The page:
Journatic Takes Double Hit: Editor Quits and Tribune Suspends Service
Community news provider Journatic has been rocked by the back-to-back resignation of its new chief editor and the decision of the Chicago Tribune to indefinitely suspend the service as operator of its 90 TribLocal publications.
Editor Mike Fourcher, who only took over as editorial production manager of Journatic in May, announced his resignation on his blog this morning. He said he had “made numerous recommendations and attempts to refine how Journatic collects and reports news, [but] every attempt either fell on deaf ears or was thwarted by demands for the creation of more and more performance metrics.”
Fourcher came to Journatic from his Brown Line Media group of eight online neighborhood publications on the North Side of Chicago, which he continues to own but has stepped back from managing.
Hours before Fourcher resigned, the Tribune late Friday night suspended Journatic after the discovery of a plagiarized and partially fabricated sports story in one TribLocal publication.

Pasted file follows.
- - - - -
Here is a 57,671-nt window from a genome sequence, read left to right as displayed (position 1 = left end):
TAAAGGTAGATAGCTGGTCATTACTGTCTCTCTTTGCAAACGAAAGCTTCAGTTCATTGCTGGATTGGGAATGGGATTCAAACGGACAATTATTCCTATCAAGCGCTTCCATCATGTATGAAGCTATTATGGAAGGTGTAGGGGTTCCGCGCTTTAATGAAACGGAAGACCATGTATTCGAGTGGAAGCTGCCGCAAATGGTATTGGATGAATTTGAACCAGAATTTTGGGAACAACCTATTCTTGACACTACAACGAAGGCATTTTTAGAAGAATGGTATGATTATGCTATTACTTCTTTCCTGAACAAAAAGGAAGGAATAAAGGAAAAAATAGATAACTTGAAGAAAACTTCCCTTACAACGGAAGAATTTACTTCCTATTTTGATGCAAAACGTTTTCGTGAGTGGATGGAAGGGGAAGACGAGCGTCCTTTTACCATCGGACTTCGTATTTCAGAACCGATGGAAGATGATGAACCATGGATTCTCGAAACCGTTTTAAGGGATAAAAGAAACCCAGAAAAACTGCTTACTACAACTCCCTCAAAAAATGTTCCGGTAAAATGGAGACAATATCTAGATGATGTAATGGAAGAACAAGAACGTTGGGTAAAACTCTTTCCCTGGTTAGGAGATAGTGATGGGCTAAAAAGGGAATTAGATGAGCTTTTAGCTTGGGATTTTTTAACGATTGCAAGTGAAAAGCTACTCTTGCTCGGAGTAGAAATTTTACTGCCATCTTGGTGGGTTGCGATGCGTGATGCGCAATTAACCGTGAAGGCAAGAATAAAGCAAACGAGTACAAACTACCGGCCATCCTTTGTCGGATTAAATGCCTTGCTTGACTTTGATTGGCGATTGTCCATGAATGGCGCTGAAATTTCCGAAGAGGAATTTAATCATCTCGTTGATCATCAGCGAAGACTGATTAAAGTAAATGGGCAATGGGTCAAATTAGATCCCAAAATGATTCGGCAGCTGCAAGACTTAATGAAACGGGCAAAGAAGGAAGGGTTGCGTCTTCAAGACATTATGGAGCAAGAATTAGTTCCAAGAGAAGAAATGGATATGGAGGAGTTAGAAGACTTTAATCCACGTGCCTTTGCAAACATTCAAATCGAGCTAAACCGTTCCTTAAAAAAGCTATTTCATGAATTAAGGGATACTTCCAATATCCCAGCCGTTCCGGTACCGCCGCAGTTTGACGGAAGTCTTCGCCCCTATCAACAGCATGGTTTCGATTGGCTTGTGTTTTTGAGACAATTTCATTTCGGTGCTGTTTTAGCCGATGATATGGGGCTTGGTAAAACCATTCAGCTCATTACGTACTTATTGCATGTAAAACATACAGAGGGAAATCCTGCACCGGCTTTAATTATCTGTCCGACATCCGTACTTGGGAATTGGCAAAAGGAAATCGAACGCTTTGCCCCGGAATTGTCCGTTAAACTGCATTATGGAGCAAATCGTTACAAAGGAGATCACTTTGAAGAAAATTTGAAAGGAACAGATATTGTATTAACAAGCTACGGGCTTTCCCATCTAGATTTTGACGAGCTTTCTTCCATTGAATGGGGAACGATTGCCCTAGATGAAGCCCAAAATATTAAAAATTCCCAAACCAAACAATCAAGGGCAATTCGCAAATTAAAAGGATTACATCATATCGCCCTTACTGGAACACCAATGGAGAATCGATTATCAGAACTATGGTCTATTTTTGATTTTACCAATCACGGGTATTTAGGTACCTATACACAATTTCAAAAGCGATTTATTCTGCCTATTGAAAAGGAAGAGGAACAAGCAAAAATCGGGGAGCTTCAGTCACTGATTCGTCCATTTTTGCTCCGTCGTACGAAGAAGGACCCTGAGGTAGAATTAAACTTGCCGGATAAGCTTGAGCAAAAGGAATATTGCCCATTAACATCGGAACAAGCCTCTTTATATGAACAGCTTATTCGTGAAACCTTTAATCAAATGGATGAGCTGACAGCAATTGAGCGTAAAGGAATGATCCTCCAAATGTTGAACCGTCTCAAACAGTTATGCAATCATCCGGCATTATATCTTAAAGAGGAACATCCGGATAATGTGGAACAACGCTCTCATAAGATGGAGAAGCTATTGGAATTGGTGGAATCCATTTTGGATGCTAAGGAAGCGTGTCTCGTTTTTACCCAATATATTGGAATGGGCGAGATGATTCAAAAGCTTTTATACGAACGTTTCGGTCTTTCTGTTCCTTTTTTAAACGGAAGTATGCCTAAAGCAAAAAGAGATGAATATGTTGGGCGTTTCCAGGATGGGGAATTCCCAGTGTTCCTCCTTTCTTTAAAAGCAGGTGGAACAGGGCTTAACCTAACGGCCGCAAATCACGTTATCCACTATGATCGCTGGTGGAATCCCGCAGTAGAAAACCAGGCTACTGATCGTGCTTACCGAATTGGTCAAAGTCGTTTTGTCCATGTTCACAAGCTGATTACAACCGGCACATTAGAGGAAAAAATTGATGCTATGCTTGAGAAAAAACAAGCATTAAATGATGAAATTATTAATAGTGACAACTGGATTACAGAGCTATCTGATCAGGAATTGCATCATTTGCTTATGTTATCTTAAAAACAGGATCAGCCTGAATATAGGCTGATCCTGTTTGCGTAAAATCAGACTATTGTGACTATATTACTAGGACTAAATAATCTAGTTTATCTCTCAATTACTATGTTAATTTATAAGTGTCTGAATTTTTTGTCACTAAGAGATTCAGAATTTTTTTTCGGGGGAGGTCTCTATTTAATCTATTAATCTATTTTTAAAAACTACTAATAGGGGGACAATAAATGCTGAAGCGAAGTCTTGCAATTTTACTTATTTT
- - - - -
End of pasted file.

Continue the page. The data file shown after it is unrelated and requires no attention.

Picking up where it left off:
“As a result of serious breaches of the Tribune’s journalistic standards, we have suspended indefinitely our use of Journatic as a third-party producer of editorial content for our suburban TribLocal publications,” Chicago Tribune Group Media President Vince Casanova wrote Tribune readers on chicagotribune.com.
The suspension comes amid an investigation by the Tribune into cases of fabricated bylines that originated on stories from Blockshopper.com, Journatic’s real estate news service, which later appeared in TribLocal. The fake bylines were first reported on the public radio program “This American Life.” A Journatic staffer, Ryan Smith, went to “This American Life” with his inside story of those incidents. Smith subsequently resigned from Journatic.
Journatic and its founder and CEO, Brian Timpone have been criticized by news media observers for relying on “offshore” editorial staffers in the Philippines who are paid a fraction of what journalists in the U.S. make. Timpone has countered that the Philippine workers only did data research, and that the writing and editing was done by higher-paid staff in the U.S.